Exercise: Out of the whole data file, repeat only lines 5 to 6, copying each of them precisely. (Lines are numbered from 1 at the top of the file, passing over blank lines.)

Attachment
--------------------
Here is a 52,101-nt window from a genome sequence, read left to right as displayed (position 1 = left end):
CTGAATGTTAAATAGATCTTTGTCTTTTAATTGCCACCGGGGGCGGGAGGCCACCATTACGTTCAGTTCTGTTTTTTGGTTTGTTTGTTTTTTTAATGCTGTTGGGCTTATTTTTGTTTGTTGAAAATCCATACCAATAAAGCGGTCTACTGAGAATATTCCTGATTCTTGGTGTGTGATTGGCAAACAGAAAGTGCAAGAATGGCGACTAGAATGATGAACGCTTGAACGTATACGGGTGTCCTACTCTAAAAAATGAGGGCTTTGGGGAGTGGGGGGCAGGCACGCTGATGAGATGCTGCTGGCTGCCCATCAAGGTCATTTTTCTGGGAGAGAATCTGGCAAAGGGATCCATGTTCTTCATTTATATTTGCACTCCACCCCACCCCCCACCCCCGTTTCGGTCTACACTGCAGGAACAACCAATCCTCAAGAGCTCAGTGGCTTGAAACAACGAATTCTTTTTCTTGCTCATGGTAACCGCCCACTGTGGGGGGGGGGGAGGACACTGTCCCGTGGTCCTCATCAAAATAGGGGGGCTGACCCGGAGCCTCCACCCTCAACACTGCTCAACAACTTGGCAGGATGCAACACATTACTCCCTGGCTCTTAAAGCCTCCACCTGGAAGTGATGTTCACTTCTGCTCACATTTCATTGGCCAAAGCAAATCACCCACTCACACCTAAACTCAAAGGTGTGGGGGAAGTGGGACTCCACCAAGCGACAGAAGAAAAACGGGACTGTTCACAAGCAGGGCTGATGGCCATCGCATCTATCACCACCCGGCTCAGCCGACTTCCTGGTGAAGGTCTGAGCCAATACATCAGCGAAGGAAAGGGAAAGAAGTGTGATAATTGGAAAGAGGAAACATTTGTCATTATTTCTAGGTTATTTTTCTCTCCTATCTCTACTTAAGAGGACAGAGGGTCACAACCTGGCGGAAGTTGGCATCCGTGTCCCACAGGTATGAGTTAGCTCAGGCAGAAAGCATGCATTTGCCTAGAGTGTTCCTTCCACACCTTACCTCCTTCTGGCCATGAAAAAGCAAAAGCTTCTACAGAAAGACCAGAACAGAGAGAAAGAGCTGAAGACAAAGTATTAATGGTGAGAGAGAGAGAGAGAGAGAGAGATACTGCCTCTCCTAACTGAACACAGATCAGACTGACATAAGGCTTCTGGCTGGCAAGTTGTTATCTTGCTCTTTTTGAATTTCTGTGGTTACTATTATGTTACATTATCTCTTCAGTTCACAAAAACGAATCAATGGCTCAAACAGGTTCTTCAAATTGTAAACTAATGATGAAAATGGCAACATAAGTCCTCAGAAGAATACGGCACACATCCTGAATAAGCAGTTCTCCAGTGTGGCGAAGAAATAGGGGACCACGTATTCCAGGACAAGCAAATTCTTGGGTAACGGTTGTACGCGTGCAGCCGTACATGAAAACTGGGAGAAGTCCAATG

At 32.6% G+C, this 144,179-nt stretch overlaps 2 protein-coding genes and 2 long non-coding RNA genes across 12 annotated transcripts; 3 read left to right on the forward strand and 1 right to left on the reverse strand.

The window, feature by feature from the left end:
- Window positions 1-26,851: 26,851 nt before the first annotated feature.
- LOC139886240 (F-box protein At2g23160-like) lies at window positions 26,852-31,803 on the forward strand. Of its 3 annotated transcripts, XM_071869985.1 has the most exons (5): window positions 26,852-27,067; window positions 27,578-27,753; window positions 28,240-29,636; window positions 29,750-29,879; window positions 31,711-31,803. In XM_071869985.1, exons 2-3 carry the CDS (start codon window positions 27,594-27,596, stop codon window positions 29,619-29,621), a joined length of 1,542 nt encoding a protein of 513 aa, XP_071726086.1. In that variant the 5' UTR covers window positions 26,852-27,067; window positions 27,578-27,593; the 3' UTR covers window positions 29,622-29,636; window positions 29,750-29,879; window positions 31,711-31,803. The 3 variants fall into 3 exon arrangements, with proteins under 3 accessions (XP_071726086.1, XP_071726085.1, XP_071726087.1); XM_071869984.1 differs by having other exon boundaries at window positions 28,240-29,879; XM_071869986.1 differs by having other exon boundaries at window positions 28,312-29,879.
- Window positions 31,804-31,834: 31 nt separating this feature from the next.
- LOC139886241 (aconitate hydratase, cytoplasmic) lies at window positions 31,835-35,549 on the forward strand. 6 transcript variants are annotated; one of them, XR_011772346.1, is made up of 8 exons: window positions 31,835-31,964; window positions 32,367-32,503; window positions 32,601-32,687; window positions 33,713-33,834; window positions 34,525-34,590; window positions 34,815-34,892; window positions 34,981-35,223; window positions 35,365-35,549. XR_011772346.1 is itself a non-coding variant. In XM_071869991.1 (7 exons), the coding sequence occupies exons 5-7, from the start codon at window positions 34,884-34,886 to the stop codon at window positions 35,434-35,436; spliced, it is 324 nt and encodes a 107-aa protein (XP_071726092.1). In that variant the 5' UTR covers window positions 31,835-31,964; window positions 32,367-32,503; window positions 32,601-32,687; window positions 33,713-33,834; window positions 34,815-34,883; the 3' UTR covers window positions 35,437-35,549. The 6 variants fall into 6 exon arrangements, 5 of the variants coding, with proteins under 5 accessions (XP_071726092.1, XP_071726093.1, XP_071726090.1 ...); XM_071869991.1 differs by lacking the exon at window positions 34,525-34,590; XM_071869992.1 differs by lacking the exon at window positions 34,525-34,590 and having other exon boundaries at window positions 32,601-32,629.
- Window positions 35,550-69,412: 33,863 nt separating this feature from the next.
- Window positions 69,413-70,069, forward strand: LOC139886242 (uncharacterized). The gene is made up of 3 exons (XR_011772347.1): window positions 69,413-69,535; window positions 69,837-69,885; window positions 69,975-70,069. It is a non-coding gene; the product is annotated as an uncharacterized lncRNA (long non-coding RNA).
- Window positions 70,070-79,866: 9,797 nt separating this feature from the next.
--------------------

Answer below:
- Window positions 1-26,851: 26,851 nt before the first annotated feature.
- LOC139886240 (F-box protein At2g23160-like) lies at window positions 26,852-31,803 on the forward strand. Of its 3 annotated transcripts, XM_071869985.1 has the most exons (5): window positions 26,852-27,067; window positions 27,578-27,753; window positions 28,240-29,636; window positions 29,750-29,879; window positions 31,711-31,803. In XM_071869985.1, exons 2-3 carry the CDS (start codon window positions 27,594-27,596, stop codon window positions 29,619-29,621), a joined length of 1,542 nt encoding a protein of 513 aa, XP_071726086.1. In that variant the 5' UTR covers window positions 26,852-27,067; window positions 27,578-27,593; the 3' UTR covers window positions 29,622-29,636; window positions 29,750-29,879; window positions 31,711-31,803. The 3 variants fall into 3 exon arrangements, with proteins under 3 accessions (XP_071726086.1, XP_071726085.1, XP_071726087.1); XM_071869984.1 differs by having other exon boundaries at window positions 28,240-29,879; XM_071869986.1 differs by having other exon boundaries at window positions 28,312-29,879.